Still no action
According to some reports, under the NAP, so far, Pakistan has shut down about 2,327 religious schools nationwide. Out of these about 2,300 have been shutdown in the province of Sindh alone while only two have been closed in Punjab
The civilian government in Pakistan continues to remain reluctant towards implementing the madrassa reform proposals which probably are the most essential part of the National Action Plan (NAP), the country’s 20 point strategy to fight extremism. While the state’s counter terrorism plan known as NAP has entered its third year, the government remains adamant from recognising the fact that unless the allegedly militancy oriented system of madrassa education, which primarily focuses on indoctrination of young minds with religious dogmas, is uprooted from Pakistan the state will remain locked in an unbounded struggle against the “merry-go-round” of militancy.
The common explanation that has been put forward for the state’s inability to regulate religious seminaries offers two reasons. The first is dealing with widely discussed resistance from the country’s religious elite while the second is associated with the government’s own disinterest and lack of political will in this regard.
If “tragedy” is the force that compels Pakistan’s leadership into making necessary and perhaps tough policy decisions then we have had enough of death; the story of our policies in this regard begins with the APS attack about two years ago and gradually moves towards different operations and counterterrorism measures largely in response to suicide bombings. The latest tragedy in this context is the tale of recent suicide attacks which again saw the country’s leadership coming together to denounce the incidents and giving people another operation known as the Radd-ul-Fasaad. While it’s an altogether different question how the government’s approved military operations have been carried out, the puzzle that continues to evade explanation is that why the state has been unable to enforce regulation of religious schools?
It is estimated that a decade ago, Pakistan had about 25,000 religious seminaries all across the country. Now, however, the number is estimated to be around 35,000. Under a madrassa reform process that was approved by the government of Pervez Musharraf, religious seminaries are required to register and make public their funding resources. However beyond the realm of what law demands, it’s a bitter reality that successive government since Musharraf’s era have not been able to ensure that religious seminaries register with the government let alone making public their financial records.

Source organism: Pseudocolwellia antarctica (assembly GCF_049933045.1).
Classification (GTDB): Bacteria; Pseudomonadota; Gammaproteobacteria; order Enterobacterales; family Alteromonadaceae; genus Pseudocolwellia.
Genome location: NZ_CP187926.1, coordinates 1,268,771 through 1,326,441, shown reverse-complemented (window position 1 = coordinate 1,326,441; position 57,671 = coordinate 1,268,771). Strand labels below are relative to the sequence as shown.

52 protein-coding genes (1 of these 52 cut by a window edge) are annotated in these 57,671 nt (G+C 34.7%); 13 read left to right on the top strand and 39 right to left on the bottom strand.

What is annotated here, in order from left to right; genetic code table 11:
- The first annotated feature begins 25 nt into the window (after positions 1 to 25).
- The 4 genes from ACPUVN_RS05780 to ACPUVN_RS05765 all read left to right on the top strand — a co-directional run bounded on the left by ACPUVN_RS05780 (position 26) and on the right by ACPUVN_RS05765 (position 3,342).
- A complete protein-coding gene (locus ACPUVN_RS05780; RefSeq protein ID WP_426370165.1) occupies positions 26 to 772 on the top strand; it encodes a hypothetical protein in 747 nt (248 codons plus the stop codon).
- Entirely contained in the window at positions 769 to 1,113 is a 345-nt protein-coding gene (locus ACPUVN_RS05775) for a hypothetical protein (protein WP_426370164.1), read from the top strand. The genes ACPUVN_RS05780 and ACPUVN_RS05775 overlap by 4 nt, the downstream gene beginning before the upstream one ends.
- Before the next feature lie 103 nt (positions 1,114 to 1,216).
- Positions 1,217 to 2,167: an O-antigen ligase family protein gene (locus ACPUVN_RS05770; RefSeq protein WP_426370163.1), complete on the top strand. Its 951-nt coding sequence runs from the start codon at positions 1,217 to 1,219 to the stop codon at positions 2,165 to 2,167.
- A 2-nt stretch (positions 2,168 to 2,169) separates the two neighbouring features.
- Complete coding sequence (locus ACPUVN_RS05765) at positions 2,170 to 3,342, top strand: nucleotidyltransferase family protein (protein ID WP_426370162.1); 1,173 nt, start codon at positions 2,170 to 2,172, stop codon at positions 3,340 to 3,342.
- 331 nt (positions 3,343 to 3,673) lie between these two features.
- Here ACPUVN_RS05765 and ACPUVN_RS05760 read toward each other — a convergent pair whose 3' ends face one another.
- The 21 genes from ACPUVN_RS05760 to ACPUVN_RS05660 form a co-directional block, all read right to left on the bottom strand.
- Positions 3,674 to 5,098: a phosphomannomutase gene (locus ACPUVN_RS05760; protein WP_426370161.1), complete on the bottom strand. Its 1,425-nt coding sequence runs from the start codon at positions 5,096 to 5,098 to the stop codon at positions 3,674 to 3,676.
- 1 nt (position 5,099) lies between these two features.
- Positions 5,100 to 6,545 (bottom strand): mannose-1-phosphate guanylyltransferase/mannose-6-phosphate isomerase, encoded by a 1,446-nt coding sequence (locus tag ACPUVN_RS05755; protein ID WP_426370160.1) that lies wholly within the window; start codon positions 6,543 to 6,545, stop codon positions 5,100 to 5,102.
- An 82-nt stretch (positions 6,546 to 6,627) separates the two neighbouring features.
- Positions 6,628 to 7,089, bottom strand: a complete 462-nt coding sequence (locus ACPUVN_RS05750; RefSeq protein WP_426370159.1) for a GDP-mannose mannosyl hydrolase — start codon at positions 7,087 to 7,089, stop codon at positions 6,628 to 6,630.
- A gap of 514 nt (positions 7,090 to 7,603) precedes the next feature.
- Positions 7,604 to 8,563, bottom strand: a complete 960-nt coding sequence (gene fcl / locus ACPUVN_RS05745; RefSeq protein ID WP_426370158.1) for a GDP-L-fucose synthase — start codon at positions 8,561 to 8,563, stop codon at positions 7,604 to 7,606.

It’s ironic that the government in the last two and half years has been only focused on appeasing the conservative lobby for their support to ensure much needed implementation of madrassa reforms. While it’s clear that the country’s conservative right circles are not likely to support the government madrassa regulation plans, the state’s weakness to deal with the challenge has apparently become appalling. The challenge here is multi layered: it is one thing to convince the right wing elite about the necessity of liberal education and regulation of religious schools, it’s an altogether different challenge to make sure that sectarian oriented education is stamped out from the country.
While madrassas are an important social institution, not only in Pakistan but across the Muslim world, the dignified rationale behind these institutions formation has been challenged by numerous sectarian elements in Pakistan. It’s an open secret that majority of madrassas in Pakistan do not primarily focus on teaching basic religious education; rather their focus remains on teaching sectarian style education, which in a way is the beginning point that opens the door to radicalisation. The gradual intolerance and fanaticism which is introduced to students through such education isolates young minds which eventually results in thousands of protesters pouring into streets every other day to condemn the state’s progressive and liberal policies. Arguably, young minds that go through this process of religious indoctrination should not be considered blameworthy, for it’s the failure of the state’s policies which put them through such system in the first place.
Prime Minister Nawaz Sharif’s recent address of urging religious scholars to resent a counter narrative against extremist mindset or an address to the country’s Hindu community where he condemned forced religious conversions, doesn’t reflect anything beyond lip service to issues that deal with the deep-rooted ideological divisions in the country. According to some reports, under the NAP, so far, Pakistan has shut down about 2,327 religious schools nationwide. Out of these about 2,300 have been shutdown in the province of Sindh alone while only two have been closed in Punjab. While the actual number of religious seminaries in Pakistan is in thousands, the closure of 2,300 religious seminaries, whose details remain anonymous, doesn’t reflect in any way a headed policy action. Earlier this week, the chief of army staff stressed that the implementation of NAP needs to be expedited jointly by relevant stakeholders. Such requests by the military have been made before which are an indication that the civilian leadership’s role, which under NAP also involves early regulation of religious seminaries, has been deplorable.
The early implementation of madrassa reforms should therefore be an important component of any state level strategy that envisions a tolerant and progressive Pakistan.